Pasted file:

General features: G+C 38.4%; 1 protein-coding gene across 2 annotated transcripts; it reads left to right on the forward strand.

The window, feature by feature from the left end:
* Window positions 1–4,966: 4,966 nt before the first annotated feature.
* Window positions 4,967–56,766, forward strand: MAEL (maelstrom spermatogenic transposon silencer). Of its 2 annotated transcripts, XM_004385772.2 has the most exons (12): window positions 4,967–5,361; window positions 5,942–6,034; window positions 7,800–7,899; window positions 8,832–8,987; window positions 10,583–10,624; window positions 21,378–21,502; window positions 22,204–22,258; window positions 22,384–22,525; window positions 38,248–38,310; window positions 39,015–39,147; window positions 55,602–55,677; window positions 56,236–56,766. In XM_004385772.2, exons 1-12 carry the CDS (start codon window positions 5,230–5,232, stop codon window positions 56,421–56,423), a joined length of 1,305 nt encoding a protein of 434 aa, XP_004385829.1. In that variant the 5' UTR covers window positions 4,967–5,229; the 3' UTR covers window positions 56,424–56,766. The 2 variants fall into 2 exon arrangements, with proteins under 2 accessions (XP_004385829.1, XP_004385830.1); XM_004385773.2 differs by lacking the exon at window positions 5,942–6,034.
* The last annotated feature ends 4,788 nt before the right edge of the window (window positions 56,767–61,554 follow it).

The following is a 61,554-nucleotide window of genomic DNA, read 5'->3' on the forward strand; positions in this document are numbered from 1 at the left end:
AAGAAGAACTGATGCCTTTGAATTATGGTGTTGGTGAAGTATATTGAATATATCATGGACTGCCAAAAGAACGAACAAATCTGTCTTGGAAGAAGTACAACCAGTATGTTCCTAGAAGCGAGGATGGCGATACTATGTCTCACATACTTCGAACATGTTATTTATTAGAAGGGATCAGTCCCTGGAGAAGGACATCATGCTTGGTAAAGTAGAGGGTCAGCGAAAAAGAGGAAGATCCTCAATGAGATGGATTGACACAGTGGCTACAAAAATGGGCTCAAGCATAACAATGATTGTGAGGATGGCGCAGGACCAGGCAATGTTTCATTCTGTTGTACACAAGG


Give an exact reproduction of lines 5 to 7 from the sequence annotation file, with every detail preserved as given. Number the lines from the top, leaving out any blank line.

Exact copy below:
* The last annotated feature ends 4,788 nt before the right edge of the window (window positions 56,767–61,554 follow it).

The following is a 61,554-nucleotide window of genomic DNA, read 5'->3' on the forward strand; positions in this document are numbered from 1 at the left end:
AAGAAGAACTGATGCCTTTGAATTATGGTGTTGGTGAAGTATATTGAATATATCATGGACTGCCAAAAGAACGAACAAATCTGTCTTGGAAGAAGTACAACCAGTATGTTCCTAGAAGCGAGGATGGCGATACTATGTCTCACATACTTCGAACATGTTATTTATTAGAAGGGATCAGTCCCTGGAGAAGGACATCATGCTTGGTAAAGTAGAGGGTCAGCGAAAAAGAGGAAGATCCTCAATGAGATGGATTGACACAGTGGCTACAAAAATGGGCTCAAGCATAACAATGATTGTGAGGATGGCGCAGGACCAGGCAATGTTTCATTCTGTTGTACACAAGG